Posted by: js at May 5, 2010 3:48 PM

and how about how i stocked up on it all at the beginning of winter at the height of swineflu paranoia. my conspiracy theory mind wonders if they knew about it then but wanted to wait until after people like me stocked my medicine cabinet with it?! what a racket...

Posted by: kati at May 6, 2010 2:57 AM

Yeah it pisses me off too! My grandniece was sick as a dog after taking one of those so called "safe over the counter drugs"! My nephew is a single dad and he didn't know quite what to do, so my sister called me,and I said "STOP"! She is doing much better now.

Posted by: Maribeth at May 6, 2010 8:34 AM

That would piss me off too!

You pay taxes for organizations like that to make sure the products/ meds are safe.

Why was it recalled? Were the children in real danger?

Posted by: Nadine at May 6, 2010 10:39 AM

You do NOT want to get me started on this topic! I usually post under other URLs, but this time I'm using the one from a blog of mine that deals with exactly this sort of problem...except that the FDA hasn't done a dadgum thing about it yet. No recall, not even a warning. They've left it up to the manufacturers to fix the problem, because as far as the FDA is concerned, zinc is GRAS (Generally Recognized as Safe). But when you put it in a product you swallow, like denture cream, it is anything *but* safe. An overdose of zinc like that causes all sorts of problems from anemia to neuropathy, and once these issues get beyond a certain point, they cannot be cured and they *can* kill you. I know. I lost my own mother to the complications of zinc poisoning (and its attendant copper and iron deficiencies). The simple fact is the FDA is in bed with the lobbyists for so many of these industries, they will never come close to adequately policing them.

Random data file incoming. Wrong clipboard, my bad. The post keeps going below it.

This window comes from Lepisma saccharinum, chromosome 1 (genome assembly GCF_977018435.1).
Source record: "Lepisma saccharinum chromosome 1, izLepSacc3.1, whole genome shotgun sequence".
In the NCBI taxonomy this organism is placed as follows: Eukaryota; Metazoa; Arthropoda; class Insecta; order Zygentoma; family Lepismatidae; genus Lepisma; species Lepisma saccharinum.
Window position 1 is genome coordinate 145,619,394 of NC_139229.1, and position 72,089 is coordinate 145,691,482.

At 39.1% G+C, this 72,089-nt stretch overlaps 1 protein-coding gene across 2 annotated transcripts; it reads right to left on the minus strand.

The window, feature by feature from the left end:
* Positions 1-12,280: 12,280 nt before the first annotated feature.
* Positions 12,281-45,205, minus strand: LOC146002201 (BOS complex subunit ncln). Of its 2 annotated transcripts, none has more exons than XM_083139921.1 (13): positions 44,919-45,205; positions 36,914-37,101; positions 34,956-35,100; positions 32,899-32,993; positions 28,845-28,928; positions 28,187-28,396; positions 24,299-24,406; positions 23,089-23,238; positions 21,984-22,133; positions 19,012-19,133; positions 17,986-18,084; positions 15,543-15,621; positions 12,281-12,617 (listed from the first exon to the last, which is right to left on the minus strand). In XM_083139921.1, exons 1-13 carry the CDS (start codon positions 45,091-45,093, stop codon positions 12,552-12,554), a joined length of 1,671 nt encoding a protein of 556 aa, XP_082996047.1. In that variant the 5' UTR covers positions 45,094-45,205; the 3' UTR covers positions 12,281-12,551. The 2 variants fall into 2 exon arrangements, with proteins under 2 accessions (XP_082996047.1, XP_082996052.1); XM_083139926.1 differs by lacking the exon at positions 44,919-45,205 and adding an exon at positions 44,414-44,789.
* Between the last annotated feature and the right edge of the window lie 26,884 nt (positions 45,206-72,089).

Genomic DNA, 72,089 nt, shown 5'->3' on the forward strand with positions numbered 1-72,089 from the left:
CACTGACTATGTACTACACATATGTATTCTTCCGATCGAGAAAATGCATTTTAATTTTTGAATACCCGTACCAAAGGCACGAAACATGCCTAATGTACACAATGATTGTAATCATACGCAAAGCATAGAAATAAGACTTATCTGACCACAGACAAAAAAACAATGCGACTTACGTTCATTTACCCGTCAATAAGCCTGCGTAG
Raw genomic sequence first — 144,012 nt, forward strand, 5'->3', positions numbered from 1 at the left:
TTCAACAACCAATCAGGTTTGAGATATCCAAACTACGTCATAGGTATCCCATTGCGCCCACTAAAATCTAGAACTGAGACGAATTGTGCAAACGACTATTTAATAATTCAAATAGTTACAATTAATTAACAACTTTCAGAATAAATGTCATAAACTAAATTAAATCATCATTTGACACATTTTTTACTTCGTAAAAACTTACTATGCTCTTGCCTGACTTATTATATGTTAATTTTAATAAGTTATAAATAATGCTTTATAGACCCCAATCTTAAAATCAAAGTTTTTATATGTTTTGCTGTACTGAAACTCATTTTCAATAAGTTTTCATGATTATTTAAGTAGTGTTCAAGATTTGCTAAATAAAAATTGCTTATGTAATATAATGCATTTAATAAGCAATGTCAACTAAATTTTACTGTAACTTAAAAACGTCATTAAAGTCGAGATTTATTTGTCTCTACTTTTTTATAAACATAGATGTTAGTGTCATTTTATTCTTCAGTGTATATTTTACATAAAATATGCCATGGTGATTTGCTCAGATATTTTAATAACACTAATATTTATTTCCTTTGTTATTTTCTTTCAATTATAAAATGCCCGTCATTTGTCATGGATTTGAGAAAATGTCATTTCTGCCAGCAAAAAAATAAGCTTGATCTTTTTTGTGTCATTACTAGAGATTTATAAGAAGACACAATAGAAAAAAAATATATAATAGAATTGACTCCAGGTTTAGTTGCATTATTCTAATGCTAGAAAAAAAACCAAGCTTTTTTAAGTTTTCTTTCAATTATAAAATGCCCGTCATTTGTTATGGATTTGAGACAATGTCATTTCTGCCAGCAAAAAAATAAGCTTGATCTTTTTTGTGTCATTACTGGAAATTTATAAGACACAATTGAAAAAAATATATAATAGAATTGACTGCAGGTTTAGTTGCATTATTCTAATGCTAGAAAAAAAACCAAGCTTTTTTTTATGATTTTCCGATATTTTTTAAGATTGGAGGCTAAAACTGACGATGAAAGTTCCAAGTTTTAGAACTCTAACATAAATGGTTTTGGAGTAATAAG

...climbing down off my soapbox...

So yeah, my best advice is to not trust the FDA, and try to use as many old & proven remedies (herbals, hot & cold compresses & the like) as possible. I realize there are some things which can't be treated this way (Mia's issues are, unfortunately, probably among them), but trying them first before resorting to big pharma & OTC meds rarely does any damage, and is just (IMHO) a lot less scary.

Posted by: Michelle L at May 7, 2010 4:05 PM

Yeah, I found out about this from the friend we visited en route to Chicago who had a bag of Motrin when she picked us up from the airport. I just looked this morning as Dex has a fever and I have 4 bottles that are recalled. FOUR BOTTLES.

Posted by: Aimee Greeblemonkey at May 12, 2010 4:42 PM